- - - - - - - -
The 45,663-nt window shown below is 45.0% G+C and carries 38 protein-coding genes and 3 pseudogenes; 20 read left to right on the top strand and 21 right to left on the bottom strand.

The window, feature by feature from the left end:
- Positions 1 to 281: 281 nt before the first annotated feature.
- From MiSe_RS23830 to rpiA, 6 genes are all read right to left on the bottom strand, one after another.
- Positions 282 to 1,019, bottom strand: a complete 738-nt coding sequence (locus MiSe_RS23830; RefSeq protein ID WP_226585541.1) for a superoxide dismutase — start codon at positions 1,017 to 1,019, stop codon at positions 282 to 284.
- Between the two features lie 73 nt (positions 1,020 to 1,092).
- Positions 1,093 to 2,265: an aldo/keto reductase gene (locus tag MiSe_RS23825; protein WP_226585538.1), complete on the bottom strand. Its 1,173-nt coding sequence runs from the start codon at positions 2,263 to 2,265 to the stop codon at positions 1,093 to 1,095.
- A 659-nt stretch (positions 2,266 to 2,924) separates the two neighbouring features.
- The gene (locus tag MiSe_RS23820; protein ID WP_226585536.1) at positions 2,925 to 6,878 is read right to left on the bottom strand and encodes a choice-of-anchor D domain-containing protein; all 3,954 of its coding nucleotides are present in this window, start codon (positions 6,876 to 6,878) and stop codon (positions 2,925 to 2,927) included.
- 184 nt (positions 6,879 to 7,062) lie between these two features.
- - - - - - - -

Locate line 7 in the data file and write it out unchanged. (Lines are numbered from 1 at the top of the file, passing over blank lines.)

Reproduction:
- Positions 1,093 to 2,265: an aldo/keto reductase gene (locus tag MiSe_RS23825; protein WP_226585538.1), complete on the bottom strand. Its 1,173-nt coding sequence runs from the start codon at positions 2,263 to 2,265 to the stop codon at positions 1,093 to 1,095.